In this regard, Lord Sugar was again similar to Jobs. The Apple II had been praised by Byte magazine for the ease in which it could be picked off the shelf, taken home, plugged in and used. But then Amstrad was inspired in some way by Apple: its staff would be offered Apple II clones on their frequent sourcing trips to the Far East but Amstrad didn't want to merely rebadge them – it wanted to make its own. "The Apple II gave rise to the idea that Amstrad could include a home computer in its portfolio," explains Perry.
Amstrad sought to keep the price of the machine as low as possible – certainly lower than the $2,638 (£1,575) wanted for the Apple II 48K machine. The CPC 464, with a green screen monitor, cost £199; colour cost £299 (the monitor-less Commodore 64 was £195.95 and the Spectrum cost £175). And it more than matched spec-wise. The 464 had a Z80 processor like the ZX Spectrum and 64k of RAM, like the Commodore 64. It had a palette of 27 colours and ports for peripherals such as a printer.
Journalists were impressed. Following the launch, the setting of which Perry describes as "like something out of Hogwarts, like a chapel", they gushed religiously about the rectangular, plastic, budget buy. "After the People's Car," headlined the London Evening Standard, referring to the VW Beetle, "the People's Computer".
They subsequently sold well. Amstrad quickly added two extra machines: the 664 and the 6128, both with disk drives. By 1990, they had become France's best-selling computer range with 50 per cent of the market and 650,000 sales. Worldwide, they had shifted three million. "We had a computer designed specifically for people in certain countries with France, Germany and Spain being particularly important to us," says Perry.
Amstrad also insisted on amassing a software library, called Amsoft, prior to launch. In the same way that apps became important for Jobs, so software was crucial to Lord Sugar's thinking. One of the launch titles was Roland in the Caves, a subterranean platformer. "Alan had this whizzo idea of naming the creature in it after me," laughs Perry, omitting to also mention that the CPC's codename, Arnold, was an anagram of his first name. "There was this whole series of Roland games."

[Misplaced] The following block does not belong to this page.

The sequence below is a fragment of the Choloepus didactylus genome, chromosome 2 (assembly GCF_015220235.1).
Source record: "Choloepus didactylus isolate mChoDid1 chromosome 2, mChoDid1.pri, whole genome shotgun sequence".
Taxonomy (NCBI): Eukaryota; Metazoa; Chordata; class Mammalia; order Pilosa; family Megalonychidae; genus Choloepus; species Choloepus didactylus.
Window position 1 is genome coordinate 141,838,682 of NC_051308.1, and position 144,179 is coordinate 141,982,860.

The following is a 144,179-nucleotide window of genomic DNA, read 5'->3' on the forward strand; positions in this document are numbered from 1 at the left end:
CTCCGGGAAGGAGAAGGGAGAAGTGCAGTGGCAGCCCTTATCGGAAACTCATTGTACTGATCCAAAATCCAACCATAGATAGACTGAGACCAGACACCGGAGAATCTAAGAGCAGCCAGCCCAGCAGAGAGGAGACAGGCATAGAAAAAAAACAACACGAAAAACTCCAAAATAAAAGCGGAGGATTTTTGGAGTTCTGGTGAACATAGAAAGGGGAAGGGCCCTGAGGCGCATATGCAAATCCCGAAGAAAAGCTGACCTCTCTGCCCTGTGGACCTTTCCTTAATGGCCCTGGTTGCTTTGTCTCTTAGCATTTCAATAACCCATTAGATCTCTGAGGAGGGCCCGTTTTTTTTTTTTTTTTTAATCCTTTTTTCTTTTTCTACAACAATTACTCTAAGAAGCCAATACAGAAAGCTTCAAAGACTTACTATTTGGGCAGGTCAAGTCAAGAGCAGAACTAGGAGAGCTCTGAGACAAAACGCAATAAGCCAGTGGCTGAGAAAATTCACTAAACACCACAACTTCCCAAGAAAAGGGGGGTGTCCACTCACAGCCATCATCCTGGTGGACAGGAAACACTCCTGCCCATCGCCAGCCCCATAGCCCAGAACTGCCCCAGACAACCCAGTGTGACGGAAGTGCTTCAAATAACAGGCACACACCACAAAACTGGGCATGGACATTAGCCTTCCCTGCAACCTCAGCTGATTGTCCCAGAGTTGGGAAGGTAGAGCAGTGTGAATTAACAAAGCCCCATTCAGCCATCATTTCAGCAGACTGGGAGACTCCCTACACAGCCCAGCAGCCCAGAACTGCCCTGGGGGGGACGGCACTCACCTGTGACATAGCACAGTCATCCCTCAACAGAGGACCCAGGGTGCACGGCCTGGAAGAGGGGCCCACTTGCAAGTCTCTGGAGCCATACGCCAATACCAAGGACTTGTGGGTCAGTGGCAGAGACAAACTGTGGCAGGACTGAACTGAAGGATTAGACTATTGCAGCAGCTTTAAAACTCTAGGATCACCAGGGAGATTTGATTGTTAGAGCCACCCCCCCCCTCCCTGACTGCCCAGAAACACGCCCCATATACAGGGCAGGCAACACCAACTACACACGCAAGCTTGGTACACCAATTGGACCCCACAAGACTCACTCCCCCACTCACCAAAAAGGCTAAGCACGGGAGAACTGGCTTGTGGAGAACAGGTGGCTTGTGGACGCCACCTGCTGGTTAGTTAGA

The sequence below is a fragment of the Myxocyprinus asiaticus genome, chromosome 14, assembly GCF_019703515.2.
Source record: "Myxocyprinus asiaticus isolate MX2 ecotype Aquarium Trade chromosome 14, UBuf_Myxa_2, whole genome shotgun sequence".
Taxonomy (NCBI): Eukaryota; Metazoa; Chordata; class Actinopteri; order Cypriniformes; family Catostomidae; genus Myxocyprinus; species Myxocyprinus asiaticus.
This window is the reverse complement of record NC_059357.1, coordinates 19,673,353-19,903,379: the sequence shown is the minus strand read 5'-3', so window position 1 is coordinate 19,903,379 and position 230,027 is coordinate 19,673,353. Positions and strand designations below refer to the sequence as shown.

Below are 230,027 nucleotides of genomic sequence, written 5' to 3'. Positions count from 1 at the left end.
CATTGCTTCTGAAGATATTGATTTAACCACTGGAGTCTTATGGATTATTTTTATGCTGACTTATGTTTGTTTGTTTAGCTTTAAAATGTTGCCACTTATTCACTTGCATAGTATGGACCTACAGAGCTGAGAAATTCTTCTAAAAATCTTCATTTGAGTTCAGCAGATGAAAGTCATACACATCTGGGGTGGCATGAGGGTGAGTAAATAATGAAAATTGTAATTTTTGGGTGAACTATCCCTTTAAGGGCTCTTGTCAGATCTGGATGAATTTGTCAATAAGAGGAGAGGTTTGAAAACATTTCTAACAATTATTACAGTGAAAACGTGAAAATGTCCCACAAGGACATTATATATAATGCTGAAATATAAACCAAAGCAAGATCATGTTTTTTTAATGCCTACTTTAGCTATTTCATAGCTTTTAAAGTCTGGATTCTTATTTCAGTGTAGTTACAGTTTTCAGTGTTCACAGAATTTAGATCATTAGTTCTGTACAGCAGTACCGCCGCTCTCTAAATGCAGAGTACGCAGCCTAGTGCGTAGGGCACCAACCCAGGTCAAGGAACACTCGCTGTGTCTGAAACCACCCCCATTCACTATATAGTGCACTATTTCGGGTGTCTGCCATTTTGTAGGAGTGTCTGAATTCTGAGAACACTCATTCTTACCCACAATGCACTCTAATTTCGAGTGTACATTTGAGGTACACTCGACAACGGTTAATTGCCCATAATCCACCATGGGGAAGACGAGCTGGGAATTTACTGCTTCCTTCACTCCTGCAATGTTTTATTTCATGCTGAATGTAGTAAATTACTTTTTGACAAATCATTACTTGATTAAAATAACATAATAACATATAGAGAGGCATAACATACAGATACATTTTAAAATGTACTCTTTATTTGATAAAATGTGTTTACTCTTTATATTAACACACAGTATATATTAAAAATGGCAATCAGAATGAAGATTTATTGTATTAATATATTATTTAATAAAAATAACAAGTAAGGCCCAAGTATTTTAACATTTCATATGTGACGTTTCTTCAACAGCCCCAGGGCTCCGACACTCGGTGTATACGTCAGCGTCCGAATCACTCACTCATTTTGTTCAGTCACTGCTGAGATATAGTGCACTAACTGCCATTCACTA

Many developers nurtured their careers on the CPC. "We spent every waking hour learning to program it and churning out games," says Philip Oliver, founder of Blitz Games Studios and, more recently, Radiant Worlds. "We took a year out of university and made Super Robin Hood on the CPC, selling it to Codemasters for £10,000. It got to number one. Our early success was spawned by the CPC."
Amstrad encouraged people to write software for the CPC. Its manual included the BASIC programming tool as well as simple set-up instructions. "We expected people to go away and write their own programs," says Perry. "We saw ourselves as providing the platform that others could expand on."
Magazines devoted to the CPC continued this trend. "The CPC was like the computer for the everyman," says Rod Lawton, who edited Amstrad Action magazine for four years in the early 1990s. "It could do games, it could do business, it could do education and you could even learn a bit of computer programming. It was the computer for the man in the street."
Although sales of the C64 and Spectrum were far higher - 17 million and five million respectively - without the CPC, Amstrad would not have made its best-selling and affordable PCW and PC ranges. But the CPC remains popular today: enthusiasts continue to produce games for the computer. One small team is working on a CPC version of Street Fighter II. “Programming the CPC today is like some kind of exercise that ultimately improves your skills as a professional,” says Augusto Ruiz. “It's also fun.” Cheap too – CPCs can be picked up on eBay for around £70 and the operating system can be emulated legally and free on Macs and PCs.
But was he really the British Steve Jobs? "Steve Jobs was a visionary who wanted everyone else to understand the amazing possibilities he saw," says Lawton. "I think Alan Sugar is a pragmatic entrepreneur who has a gift for making exciting technology unexpectedly affordable."